Over at Forbes, Paul Tassi, whose articles I’m always finding and reading with pleasure, gave us this hot take, “Anthem Should Remove Overheating From The Game Entirely.” I agree, Paul. It’s the stick, buddy! So why did the Anthem devs give us the stick? They wanted us to explore their beautifully created worlds and interact with the nice stuff they built for us there. They wanted us to have more fun:
“If you could just cruise over everything in the stratosphere, your Javelin’s boosters would probably feel more like a boring plane ride than a thrilling display of nimble aviation. ‘At that point, you could just head off into the distance and just sit there and not have to interact, or do anything with it,’ said Nordlander. ‘I think as soon as we lowered the ceiling a bit, and you actually had to fly through the world, we found that players were way more engaged by it – so that’s why we opted for that.’”
That’s the brunt of this GamesRadar article, “Anthem Devs Explain Why They Don’t Let You Fly As High As You Want.” As I mentioned above, Starlink beautifully solves that problem with its neutral close-to-the-ground flight mode. But there’s another way to get players to canvass every curve of your sexy map, squeeze themselves into every dark, wet cave, pump every stone, and lick every loot box. It’s a completely new, totally innovative game concept. Freshly built into every game engine just this year, 2019. You can still smell the paint drying on this state-of-the-art feature. It’s called a minimap.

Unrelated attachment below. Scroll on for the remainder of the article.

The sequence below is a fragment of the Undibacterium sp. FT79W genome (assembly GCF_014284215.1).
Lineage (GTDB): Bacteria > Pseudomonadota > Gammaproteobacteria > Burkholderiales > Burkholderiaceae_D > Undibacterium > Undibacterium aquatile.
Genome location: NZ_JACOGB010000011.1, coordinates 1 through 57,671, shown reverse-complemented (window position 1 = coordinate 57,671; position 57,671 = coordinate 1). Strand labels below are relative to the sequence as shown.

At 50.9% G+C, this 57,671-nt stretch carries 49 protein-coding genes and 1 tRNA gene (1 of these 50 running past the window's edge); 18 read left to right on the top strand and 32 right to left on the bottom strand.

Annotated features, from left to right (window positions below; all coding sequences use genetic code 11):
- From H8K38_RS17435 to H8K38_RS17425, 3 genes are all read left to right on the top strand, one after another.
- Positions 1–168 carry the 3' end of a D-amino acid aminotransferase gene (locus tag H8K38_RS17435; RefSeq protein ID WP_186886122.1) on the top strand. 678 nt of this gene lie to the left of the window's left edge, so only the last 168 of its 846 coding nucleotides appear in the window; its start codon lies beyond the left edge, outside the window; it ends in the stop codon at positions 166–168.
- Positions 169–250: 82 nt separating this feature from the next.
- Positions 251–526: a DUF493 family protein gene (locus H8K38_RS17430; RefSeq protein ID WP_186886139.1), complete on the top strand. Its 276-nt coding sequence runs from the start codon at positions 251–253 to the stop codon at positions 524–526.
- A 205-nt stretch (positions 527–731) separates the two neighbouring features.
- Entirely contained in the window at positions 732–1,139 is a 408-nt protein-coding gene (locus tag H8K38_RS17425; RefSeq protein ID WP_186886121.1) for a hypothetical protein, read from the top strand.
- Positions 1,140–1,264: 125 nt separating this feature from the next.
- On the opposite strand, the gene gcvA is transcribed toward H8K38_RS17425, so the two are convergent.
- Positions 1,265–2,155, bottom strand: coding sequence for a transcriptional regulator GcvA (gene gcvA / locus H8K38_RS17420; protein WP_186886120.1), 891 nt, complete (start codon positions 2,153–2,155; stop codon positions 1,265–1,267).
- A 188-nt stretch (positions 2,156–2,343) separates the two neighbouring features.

Starlink’s minimap is probably too detailed. It has it all: every fortification, every enemy, every creature, even a dot for every gathering node. Valuable cargo in Starlink must be carried via tether to the front of your ship; if you drop your cargo while you’re fighting or completing a quest, Starlink even creates a dot representing your dropped cargo on the minimap so you can find it again. That dot is awesome.